The Valentine’s Day card market was worth £42.5m in 2012, and its value continues to increase in spite of social networking and texting. Although it ranks below Christmas, birthdays and Mother’s Day, the Valentine’s market is still big business, and its card and gift market still causes lasting damage to the environment- particularly when you consider that £262m is spent on flowers alone! So, this year, ditch tradition and do something green for Valentine’s Day. Here are our suggestions:
There are many fabulous home décor applications for upcycling, and it doesn’t always have to be about saving the environment, or penny pinching to offset rising housing costs like home insurance.
Those serious about preserving the environment, creating healthier living spaces, living more sustainable and money wise, have found upcycling not just smart, but a lot of fun too. Not everyone has to live in a shipping container home, or forego all modern conveniences to do their part and flex their creative side. However, it has just become common sense to look for ways to upcycle, before the waste involved in sending things to be recycled.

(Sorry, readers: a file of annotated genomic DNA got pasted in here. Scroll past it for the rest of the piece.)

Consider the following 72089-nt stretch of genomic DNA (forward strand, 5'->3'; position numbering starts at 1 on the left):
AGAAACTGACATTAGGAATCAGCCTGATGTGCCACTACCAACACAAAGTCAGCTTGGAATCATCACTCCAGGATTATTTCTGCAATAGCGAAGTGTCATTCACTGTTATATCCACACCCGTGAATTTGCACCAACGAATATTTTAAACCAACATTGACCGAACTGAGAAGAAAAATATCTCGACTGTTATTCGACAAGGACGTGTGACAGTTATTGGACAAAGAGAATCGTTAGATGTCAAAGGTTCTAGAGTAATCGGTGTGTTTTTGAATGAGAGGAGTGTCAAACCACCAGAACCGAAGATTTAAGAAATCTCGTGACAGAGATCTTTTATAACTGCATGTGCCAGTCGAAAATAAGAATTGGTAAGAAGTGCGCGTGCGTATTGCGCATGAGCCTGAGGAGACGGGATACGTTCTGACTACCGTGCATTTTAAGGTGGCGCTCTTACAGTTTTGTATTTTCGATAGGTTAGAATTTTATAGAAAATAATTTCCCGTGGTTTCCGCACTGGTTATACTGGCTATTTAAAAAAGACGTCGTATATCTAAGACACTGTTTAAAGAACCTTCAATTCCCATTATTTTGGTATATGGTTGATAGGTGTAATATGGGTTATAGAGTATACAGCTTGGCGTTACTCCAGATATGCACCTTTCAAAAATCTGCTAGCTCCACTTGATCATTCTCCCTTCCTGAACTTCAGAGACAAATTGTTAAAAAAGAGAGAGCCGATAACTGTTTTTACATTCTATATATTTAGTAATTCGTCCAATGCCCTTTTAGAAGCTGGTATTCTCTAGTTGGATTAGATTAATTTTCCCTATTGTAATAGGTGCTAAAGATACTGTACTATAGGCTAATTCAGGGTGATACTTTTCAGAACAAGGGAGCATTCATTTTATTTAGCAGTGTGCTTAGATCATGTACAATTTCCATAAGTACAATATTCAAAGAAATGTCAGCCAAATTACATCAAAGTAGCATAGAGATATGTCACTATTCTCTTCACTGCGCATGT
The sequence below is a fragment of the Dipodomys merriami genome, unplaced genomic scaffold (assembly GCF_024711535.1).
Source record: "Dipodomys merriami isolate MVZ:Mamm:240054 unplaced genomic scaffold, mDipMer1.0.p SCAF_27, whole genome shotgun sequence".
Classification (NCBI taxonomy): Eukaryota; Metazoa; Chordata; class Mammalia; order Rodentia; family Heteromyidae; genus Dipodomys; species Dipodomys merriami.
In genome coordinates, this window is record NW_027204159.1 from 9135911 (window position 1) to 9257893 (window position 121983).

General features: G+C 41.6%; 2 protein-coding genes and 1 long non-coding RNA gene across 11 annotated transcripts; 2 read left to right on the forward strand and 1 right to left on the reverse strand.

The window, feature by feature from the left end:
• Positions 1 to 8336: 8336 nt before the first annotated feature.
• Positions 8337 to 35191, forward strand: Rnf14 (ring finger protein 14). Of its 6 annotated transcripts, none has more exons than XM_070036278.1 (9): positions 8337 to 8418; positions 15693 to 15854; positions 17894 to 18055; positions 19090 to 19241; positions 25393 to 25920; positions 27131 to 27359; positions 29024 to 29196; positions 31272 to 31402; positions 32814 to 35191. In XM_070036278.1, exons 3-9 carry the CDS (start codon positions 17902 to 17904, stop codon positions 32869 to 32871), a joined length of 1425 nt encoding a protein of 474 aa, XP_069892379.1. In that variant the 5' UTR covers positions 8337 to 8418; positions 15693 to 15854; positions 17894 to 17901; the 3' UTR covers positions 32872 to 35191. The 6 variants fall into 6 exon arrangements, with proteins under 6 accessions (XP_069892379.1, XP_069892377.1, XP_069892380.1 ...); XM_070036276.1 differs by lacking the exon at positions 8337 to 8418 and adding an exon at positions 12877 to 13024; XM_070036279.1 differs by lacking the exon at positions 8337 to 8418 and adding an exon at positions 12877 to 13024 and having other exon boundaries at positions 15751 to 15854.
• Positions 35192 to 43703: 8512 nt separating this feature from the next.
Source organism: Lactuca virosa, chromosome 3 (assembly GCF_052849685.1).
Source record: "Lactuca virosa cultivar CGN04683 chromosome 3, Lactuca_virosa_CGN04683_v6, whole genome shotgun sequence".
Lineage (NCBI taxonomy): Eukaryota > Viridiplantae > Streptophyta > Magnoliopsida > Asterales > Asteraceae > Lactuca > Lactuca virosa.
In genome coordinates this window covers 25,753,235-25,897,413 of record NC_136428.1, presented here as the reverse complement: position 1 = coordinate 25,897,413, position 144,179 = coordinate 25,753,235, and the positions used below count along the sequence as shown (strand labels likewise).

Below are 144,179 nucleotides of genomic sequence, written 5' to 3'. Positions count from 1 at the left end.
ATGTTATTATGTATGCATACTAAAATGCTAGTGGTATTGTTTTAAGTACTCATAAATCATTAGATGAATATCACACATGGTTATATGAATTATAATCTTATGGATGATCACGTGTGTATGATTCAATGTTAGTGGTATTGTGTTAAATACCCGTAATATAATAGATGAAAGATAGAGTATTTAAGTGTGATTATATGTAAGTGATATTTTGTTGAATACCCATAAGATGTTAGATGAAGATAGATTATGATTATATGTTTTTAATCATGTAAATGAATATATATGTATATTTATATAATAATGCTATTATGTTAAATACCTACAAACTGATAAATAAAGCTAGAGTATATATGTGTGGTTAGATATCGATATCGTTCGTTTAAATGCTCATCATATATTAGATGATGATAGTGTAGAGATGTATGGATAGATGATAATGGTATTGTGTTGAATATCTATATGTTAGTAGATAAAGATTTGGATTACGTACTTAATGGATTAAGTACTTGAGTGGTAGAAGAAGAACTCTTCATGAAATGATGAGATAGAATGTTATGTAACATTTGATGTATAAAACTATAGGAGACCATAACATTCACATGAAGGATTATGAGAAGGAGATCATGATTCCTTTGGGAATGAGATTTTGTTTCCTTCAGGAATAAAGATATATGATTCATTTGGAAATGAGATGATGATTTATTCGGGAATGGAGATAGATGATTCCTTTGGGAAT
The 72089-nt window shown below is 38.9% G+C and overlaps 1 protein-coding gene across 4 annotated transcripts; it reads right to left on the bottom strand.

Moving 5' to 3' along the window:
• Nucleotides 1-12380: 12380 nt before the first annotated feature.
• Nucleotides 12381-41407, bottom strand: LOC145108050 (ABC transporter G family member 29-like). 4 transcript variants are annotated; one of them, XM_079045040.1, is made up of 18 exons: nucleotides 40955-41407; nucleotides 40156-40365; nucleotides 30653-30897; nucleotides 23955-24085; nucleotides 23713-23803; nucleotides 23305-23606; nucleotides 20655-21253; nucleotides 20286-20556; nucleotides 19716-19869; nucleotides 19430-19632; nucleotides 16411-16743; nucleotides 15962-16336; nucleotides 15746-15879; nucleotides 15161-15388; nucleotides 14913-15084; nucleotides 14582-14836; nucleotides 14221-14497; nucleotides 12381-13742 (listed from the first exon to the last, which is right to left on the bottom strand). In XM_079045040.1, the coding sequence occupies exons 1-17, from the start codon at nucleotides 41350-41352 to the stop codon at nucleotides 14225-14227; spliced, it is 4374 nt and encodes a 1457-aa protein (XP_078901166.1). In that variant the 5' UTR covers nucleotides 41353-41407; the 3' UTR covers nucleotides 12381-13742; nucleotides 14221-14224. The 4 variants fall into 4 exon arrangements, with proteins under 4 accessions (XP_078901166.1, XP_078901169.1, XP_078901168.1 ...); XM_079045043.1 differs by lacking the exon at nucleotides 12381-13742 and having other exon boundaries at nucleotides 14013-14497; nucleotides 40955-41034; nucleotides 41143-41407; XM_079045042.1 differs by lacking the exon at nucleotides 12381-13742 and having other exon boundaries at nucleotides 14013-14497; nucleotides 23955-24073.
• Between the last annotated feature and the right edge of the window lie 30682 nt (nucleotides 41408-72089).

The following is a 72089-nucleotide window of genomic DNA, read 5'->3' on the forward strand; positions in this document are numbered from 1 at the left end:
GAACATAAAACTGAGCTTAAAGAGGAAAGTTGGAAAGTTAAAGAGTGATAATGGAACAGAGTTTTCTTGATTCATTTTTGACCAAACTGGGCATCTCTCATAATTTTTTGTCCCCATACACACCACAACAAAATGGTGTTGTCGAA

So what are some items you can have fun with upcycling, and turning into useful and decorative objects at home?
- Cans & Jars
One of the most common items that get tossed in the rubbish or take up room in the recycle bin are glass jars and tin cans. Instead turn your glass jars into fun and useful items such as romantic bathroom, patio or garden lighting, desktop and kitchen utensil organizers, and even planters. Paint and punch holes in cans to make decorative hanging planters, birdfeeders, lamps, and more.
- Upcycled Clothing
Few think of repurposing clothing, yet with the emotional ties and amazing memories they represent, upcycling just makes sense. With so many upcycling ideas for clothing there is no more pressure to cave into giving up those faded retro t-shirts or Christmas sweaters. Turn worn clothing into throw pillows, furniture covers, and even wall art by folding them over frames or putting them in your empty frames. How about turning your old festival gear or wooly sweaters into a quilt or blanket for reminiscing on cold nights?